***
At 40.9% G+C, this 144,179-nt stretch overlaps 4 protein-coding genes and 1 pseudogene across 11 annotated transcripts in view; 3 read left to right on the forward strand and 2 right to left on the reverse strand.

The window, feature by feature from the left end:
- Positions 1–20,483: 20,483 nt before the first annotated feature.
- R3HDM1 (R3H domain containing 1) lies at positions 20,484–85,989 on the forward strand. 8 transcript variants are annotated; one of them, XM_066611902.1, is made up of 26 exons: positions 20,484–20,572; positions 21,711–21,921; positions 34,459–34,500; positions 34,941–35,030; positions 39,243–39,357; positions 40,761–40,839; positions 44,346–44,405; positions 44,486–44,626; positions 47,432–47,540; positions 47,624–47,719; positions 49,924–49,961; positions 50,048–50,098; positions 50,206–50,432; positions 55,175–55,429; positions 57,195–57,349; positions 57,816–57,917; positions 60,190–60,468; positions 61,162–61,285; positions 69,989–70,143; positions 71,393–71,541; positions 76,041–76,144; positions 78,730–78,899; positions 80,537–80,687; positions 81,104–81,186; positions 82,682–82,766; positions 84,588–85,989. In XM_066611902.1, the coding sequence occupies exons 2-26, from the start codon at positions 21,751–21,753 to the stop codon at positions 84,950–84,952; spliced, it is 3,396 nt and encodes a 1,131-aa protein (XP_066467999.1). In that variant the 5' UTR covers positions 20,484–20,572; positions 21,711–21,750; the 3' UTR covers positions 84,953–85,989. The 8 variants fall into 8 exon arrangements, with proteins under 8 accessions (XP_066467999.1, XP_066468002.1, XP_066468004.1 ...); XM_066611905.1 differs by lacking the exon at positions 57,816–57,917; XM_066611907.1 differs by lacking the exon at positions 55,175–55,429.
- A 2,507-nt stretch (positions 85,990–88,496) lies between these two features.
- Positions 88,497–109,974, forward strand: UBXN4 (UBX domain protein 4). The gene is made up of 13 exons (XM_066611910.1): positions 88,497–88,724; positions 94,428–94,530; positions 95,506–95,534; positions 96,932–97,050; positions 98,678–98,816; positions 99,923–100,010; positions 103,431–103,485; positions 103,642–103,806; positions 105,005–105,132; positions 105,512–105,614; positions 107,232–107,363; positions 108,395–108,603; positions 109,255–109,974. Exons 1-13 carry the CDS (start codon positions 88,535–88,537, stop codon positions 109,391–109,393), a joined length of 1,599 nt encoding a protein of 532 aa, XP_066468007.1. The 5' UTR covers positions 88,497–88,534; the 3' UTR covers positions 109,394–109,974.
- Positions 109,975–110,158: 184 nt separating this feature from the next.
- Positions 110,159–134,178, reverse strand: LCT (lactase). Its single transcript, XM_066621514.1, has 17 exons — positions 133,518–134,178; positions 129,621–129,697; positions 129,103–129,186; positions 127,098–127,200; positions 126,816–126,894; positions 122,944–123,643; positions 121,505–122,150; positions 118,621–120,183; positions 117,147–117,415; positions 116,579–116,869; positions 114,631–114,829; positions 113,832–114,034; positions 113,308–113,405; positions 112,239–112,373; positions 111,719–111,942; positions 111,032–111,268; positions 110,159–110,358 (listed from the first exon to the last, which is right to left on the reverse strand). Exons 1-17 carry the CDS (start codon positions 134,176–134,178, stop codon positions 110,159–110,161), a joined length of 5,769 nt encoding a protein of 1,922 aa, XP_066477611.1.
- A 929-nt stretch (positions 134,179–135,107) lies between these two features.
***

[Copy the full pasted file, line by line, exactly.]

At 40.9% G+C, this 144,179-nt stretch overlaps 4 protein-coding genes and 1 pseudogene across 11 annotated transcripts in view; 3 read left to right on the forward strand and 2 right to left on the reverse strand.

The window, feature by feature from the left end:
- Positions 1–20,483: 20,483 nt before the first annotated feature.
- R3HDM1 (R3H domain containing 1) lies at positions 20,484–85,989 on the forward strand. 8 transcript variants are annotated; one of them, XM_066611902.1, is made up of 26 exons: positions 20,484–20,572; positions 21,711–21,921; positions 34,459–34,500; positions 34,941–35,030; positions 39,243–39,357; positions 40,761–40,839; positions 44,346–44,405; positions 44,486–44,626; positions 47,432–47,540; positions 47,624–47,719; positions 49,924–49,961; positions 50,048–50,098; positions 50,206–50,432; positions 55,175–55,429; positions 57,195–57,349; positions 57,816–57,917; positions 60,190–60,468; positions 61,162–61,285; positions 69,989–70,143; positions 71,393–71,541; positions 76,041–76,144; positions 78,730–78,899; positions 80,537–80,687; positions 81,104–81,186; positions 82,682–82,766; positions 84,588–85,989. In XM_066611902.1, the coding sequence occupies exons 2-26, from the start codon at positions 21,751–21,753 to the stop codon at positions 84,950–84,952; spliced, it is 3,396 nt and encodes a 1,131-aa protein (XP_066467999.1). In that variant the 5' UTR covers positions 20,484–20,572; positions 21,711–21,750; the 3' UTR covers positions 84,953–85,989. The 8 variants fall into 8 exon arrangements, with proteins under 8 accessions (XP_066467999.1, XP_066468002.1, XP_066468004.1 ...); XM_066611905.1 differs by lacking the exon at positions 57,816–57,917; XM_066611907.1 differs by lacking the exon at positions 55,175–55,429.
- A 2,507-nt stretch (positions 85,990–88,496) lies between these two features.
- Positions 88,497–109,974, forward strand: UBXN4 (UBX domain protein 4). The gene is made up of 13 exons (XM_066611910.1): positions 88,497–88,724; positions 94,428–94,530; positions 95,506–95,534; positions 96,932–97,050; positions 98,678–98,816; positions 99,923–100,010; positions 103,431–103,485; positions 103,642–103,806; positions 105,005–105,132; positions 105,512–105,614; positions 107,232–107,363; positions 108,395–108,603; positions 109,255–109,974. Exons 1-13 carry the CDS (start codon positions 88,535–88,537, stop codon positions 109,391–109,393), a joined length of 1,599 nt encoding a protein of 532 aa, XP_066468007.1. The 5' UTR covers positions 88,497–88,534; the 3' UTR covers positions 109,394–109,974.
- Positions 109,975–110,158: 184 nt separating this feature from the next.
- Positions 110,159–134,178, reverse strand: LCT (lactase). Its single transcript, XM_066621514.1, has 17 exons — positions 133,518–134,178; positions 129,621–129,697; positions 129,103–129,186; positions 127,098–127,200; positions 126,816–126,894; positions 122,944–123,643; positions 121,505–122,150; positions 118,621–120,183; positions 117,147–117,415; positions 116,579–116,869; positions 114,631–114,829; positions 113,832–114,034; positions 113,308–113,405; positions 112,239–112,373; positions 111,719–111,942; positions 111,032–111,268; positions 110,159–110,358 (listed from the first exon to the last, which is right to left on the reverse strand). Exons 1-17 carry the CDS (start codon positions 134,176–134,178, stop codon positions 110,159–110,161), a joined length of 5,769 nt encoding a protein of 1,922 aa, XP_066477611.1.
- A 929-nt stretch (positions 134,179–135,107) lies between these two features.